Ribbon 14 is formed continuously at high lineal speeds and almost immediately separates from the rapidly rotating circumferential chill surface under the action of centrifugal force. The ribbon at this point is naturally straight with a relatively uniform width, and is composed of ductile amorphous metal in the shaped lamination pattern and brittle crystalline metal in all other areas. The brittle crystalline scrap is now broken away or otherwise removed from the amorphous metal which is the object lamination. A vibrator 19 is mounted above strip 14 near where it separates from the patterned casting region of chill cylinder 11 and is operative to mechanically tap the rapidly moving strip to break unwanted crystalline metal into flake or dust particles 20. A conveyor belt 21 located beneath vibrator 19 collects crystalline scrap particles 20 so that they can be stored or immediately directed back to the melt in crucible 17 thereby saving handling and transportation costs for the scrap generated by the fabrication process. New raw metallic and glasseous materials are added to the melt along with the scrap particles as may be required. The infinitely long strip 14 of shaped amorphous metal laminations produced by this embodiment of the apparatus is naturally straight and is propelled off the periphery of chill cylinder 11 in a direction at right angles to the axis of rotation of the cylinder. Strip 14 is wound radially on a spool (like a spool of tape) and after being cut to length is ready for assembly in a motor stator or rotor core.
The patterned chill surface of chill roll 11 in FIG. 2 is modified to have a heated wire 23 at the interface between the positive pattern 15 of copper or other good thermal conductor and flush-mounted negative pattern 16 of thermally insulating material. The heated wire is located at the transition zone between amorphous and crystalline metal and establishes a definitive cold-warm barrier so that patterned strip 14 has clean, smooth edges. To give an example, the Fe.sub.80 B.sub.20 amorphous metal alloy melt is maintained at 1350.degree. C. in the crucible and after being splatted onto the circumferential chill surface must cool very rapidly and solidify in a matter of microseconds. Heated wire 23 establishes a sharp transition between amorphous and crystalline metal and prevents production of a jagged edge in the finished product. Thermal insulator inserts 16 are made of alumina or other low thermal conductivity material that is mechanically compatible with copper and expands and contracts at about the same rate.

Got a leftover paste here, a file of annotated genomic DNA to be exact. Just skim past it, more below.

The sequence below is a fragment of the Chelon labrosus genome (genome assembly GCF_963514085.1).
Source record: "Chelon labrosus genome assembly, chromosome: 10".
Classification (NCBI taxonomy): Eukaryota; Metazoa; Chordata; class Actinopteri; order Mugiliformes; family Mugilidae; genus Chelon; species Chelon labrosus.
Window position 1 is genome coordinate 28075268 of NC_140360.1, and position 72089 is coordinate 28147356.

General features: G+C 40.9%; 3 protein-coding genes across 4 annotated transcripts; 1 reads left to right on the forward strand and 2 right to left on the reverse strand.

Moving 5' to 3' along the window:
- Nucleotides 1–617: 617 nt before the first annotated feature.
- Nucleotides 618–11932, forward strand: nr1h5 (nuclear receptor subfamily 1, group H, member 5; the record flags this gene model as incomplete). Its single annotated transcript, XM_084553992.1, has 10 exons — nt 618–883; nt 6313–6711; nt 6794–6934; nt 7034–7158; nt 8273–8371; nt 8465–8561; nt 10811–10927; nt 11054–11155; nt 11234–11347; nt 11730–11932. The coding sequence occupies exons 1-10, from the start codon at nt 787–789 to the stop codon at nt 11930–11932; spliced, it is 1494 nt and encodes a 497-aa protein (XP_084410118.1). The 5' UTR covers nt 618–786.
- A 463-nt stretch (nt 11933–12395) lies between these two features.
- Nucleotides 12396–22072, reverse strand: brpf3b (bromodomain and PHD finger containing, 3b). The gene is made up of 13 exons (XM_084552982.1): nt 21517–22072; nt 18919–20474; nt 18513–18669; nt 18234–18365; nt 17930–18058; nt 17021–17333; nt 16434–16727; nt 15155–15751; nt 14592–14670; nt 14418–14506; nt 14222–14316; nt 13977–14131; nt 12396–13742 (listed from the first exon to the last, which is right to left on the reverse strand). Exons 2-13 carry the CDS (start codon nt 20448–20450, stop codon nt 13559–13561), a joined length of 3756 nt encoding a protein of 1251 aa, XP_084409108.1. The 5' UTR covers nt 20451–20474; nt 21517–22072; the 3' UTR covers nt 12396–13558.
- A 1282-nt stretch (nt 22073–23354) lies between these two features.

The strip of shaped laminations can be fabricated in many different geometrical patterns, including holes of various shapes entirely surrounded by amorphous metal, limited only by the requirement of a transition zone as just discussed. Laminations for a variety of inductive or magnetic components can be manufactured automatically and continuously at low cost, and prime examples are laminations for motors, generators and transformers. Amorphous metal strip 24 in FIG. 3 is patterned in the form of "E" type transformer laminations that are cut apart at a later stage along the dashed lines, and "C" and "U" laminations are other well-known configurations among the many shapes that can be fabricated. Further modifications of the fabrication process are that several inductive vibrators can be mounted in series to break up and remove scrap crystalline areas, and the vibrating step may be performed ultrasonically and, in some cases, may be done after coiling the strip or after assembly in the product. In any event, it is always advantageous to collect and recycle the scrap crystalline metal particles.